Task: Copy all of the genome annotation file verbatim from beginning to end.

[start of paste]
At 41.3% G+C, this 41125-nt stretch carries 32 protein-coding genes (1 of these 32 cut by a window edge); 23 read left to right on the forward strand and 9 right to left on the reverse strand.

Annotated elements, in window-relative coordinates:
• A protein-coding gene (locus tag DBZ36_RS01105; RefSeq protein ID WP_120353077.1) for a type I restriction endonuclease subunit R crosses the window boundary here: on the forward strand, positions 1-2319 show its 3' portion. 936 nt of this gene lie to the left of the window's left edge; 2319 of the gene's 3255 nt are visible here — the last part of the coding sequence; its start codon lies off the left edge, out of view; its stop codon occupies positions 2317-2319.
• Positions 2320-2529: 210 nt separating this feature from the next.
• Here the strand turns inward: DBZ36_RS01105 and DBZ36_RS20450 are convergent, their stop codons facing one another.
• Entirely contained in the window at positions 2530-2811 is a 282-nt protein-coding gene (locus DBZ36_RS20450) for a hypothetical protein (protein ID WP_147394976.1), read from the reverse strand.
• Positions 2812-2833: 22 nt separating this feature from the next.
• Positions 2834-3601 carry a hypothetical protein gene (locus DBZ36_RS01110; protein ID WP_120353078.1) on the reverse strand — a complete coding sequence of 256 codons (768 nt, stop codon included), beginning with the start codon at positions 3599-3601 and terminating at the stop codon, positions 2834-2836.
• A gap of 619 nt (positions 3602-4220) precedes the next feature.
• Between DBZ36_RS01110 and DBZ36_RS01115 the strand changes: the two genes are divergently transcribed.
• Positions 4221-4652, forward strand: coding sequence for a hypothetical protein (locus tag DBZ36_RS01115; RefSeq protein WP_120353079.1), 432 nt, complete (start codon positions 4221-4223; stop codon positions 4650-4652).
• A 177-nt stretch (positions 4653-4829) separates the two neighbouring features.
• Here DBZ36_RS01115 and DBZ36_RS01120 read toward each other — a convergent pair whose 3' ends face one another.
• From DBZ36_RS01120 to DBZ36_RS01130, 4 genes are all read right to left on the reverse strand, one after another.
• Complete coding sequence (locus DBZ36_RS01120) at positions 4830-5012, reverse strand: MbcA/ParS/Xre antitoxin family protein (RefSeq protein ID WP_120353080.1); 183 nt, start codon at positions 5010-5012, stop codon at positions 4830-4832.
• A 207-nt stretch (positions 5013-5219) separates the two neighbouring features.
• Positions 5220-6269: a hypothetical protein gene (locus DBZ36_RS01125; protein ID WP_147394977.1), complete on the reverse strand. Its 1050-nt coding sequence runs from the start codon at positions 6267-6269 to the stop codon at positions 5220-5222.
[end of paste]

At 41.3% G+C, this 41125-nt stretch carries 32 protein-coding genes (1 of these 32 cut by a window edge); 23 read left to right on the forward strand and 9 right to left on the reverse strand.

Annotated elements, in window-relative coordinates:
• A protein-coding gene (locus tag DBZ36_RS01105; RefSeq protein ID WP_120353077.1) for a type I restriction endonuclease subunit R crosses the window boundary here: on the forward strand, positions 1-2319 show its 3' portion. 936 nt of this gene lie to the left of the window's left edge; 2319 of the gene's 3255 nt are visible here — the last part of the coding sequence; its start codon lies off the left edge, out of view; its stop codon occupies positions 2317-2319.
• Positions 2320-2529: 210 nt separating this feature from the next.
• Here the strand turns inward: DBZ36_RS01105 and DBZ36_RS20450 are convergent, their stop codons facing one another.
• Entirely contained in the window at positions 2530-2811 is a 282-nt protein-coding gene (locus DBZ36_RS20450) for a hypothetical protein (protein ID WP_147394976.1), read from the reverse strand.
• Positions 2812-2833: 22 nt separating this feature from the next.
• Positions 2834-3601 carry a hypothetical protein gene (locus DBZ36_RS01110; protein ID WP_120353078.1) on the reverse strand — a complete coding sequence of 256 codons (768 nt, stop codon included), beginning with the start codon at positions 3599-3601 and terminating at the stop codon, positions 2834-2836.
• A gap of 619 nt (positions 3602-4220) precedes the next feature.
• Between DBZ36_RS01110 and DBZ36_RS01115 the strand changes: the two genes are divergently transcribed.
• Positions 4221-4652, forward strand: coding sequence for a hypothetical protein (locus tag DBZ36_RS01115; RefSeq protein WP_120353079.1), 432 nt, complete (start codon positions 4221-4223; stop codon positions 4650-4652).
• A 177-nt stretch (positions 4653-4829) separates the two neighbouring features.
• Here DBZ36_RS01115 and DBZ36_RS01120 read toward each other — a convergent pair whose 3' ends face one another.
• From DBZ36_RS01120 to DBZ36_RS01130, 4 genes are all read right to left on the reverse strand, one after another.
• Complete coding sequence (locus DBZ36_RS01120) at positions 4830-5012, reverse strand: MbcA/ParS/Xre antitoxin family protein (RefSeq protein ID WP_120353080.1); 183 nt, start codon at positions 5010-5012, stop codon at positions 4830-4832.
• A 207-nt stretch (positions 5013-5219) separates the two neighbouring features.
• Positions 5220-6269: a hypothetical protein gene (locus DBZ36_RS01125; protein ID WP_147394977.1), complete on the reverse strand. Its 1050-nt coding sequence runs from the start codon at positions 6267-6269 to the stop codon at positions 5220-5222.